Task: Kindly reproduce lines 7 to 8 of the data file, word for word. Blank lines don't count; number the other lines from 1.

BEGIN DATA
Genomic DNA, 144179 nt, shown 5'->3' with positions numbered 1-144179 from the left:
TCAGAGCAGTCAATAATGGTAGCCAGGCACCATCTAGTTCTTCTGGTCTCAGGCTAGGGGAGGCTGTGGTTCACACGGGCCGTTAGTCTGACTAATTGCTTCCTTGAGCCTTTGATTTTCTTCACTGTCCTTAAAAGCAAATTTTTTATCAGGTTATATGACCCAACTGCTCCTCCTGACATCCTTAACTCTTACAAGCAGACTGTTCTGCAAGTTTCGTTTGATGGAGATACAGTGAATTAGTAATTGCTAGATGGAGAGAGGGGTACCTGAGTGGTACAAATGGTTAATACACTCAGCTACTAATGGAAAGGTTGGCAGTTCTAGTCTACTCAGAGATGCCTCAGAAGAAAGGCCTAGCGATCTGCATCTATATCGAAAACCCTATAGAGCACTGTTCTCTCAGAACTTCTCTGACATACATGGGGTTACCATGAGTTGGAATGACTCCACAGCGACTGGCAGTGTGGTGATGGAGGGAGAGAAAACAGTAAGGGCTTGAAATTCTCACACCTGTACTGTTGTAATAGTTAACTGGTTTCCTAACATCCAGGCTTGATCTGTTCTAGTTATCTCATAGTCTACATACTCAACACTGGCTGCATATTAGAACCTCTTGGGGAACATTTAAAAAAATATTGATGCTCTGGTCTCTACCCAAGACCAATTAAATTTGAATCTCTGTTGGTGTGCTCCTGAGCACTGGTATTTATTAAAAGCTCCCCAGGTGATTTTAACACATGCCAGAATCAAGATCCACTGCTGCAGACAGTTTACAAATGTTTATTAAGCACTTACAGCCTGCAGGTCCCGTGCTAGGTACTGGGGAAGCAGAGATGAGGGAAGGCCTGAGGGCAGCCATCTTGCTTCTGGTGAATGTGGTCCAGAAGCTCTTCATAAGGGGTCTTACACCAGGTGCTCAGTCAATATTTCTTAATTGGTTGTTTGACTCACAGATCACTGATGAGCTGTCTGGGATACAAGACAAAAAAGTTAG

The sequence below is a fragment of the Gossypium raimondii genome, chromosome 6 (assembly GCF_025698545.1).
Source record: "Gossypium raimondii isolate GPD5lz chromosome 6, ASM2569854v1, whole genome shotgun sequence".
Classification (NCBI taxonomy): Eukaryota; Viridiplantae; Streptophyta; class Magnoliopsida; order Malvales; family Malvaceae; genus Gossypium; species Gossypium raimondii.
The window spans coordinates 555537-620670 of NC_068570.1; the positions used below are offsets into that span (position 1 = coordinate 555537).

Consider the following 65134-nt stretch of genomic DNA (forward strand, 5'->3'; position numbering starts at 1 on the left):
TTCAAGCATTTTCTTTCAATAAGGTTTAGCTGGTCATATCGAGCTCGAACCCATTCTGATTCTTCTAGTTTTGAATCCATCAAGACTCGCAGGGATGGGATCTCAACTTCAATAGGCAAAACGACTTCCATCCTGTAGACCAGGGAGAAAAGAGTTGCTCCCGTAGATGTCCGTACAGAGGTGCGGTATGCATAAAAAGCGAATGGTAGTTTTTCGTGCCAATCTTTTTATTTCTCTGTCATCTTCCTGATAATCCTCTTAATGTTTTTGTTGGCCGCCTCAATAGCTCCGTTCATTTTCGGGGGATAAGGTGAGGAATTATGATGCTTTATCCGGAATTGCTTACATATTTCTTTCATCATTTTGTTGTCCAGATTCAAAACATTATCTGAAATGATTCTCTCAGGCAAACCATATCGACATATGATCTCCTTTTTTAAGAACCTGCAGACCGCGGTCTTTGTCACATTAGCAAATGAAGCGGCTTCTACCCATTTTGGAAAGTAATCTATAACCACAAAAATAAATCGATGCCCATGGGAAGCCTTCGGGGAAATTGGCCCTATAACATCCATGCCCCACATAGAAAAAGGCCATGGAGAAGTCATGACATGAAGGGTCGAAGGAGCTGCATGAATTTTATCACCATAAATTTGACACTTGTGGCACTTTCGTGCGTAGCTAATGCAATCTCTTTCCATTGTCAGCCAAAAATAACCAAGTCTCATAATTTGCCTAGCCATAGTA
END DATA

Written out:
Consider the following 65134-nt stretch of genomic DNA (forward strand, 5'->3'; position numbering starts at 1 on the left):
TTCAAGCATTTTCTTTCAATAAGGTTTAGCTGGTCATATCGAGCTCGAACCCATTCTGATTCTTCTAGTTTTGAATCCATCAAGACTCGCAGGGATGGGATCTCAACTTCAATAGGCAAAACGACTTCCATCCTGTAGACCAGGGAGAAAAGAGTTGCTCCCGTAGATGTCCGTACAGAGGTGCGGTATGCATAAAAAGCGAATGGTAGTTTTTCGTGCCAATCTTTTTATTTCTCTGTCATCTTCCTGATAATCCTCTTAATGTTTTTGTTGGCCGCCTCAATAGCTCCGTTCATTTTCGGGGGATAAGGTGAGGAATTATGATGCTTTATCCGGAATTGCTTACATATTTCTTTCATCATTTTGTTGTCCAGATTCAAAACATTATCTGAAATGATTCTCTCAGGCAAACCATATCGACATATGATCTCCTTTTTTAAGAACCTGCAGACCGCGGTCTTTGTCACATTAGCAAATGAAGCGGCTTCTACCCATTTTGGAAAGTAATCTATAACCACAAAAATAAATCGATGCCCATGGGAAGCCTTCGGGGAAATTGGCCCTATAACATCCATGCCCCACATAGAAAAAGGCCATGGAGAAGTCATGACATGAAGGGTCGAAGGAGCTGCATGAATTTTATCACCATAAATTTGACACTTGTGGCACTTTCGTGCGTAGCTAATGCAATCTCTTTCCATTGTCAGCCAAAAATAACCAAGTCTCATAATTTGCCTAGCCATAGTA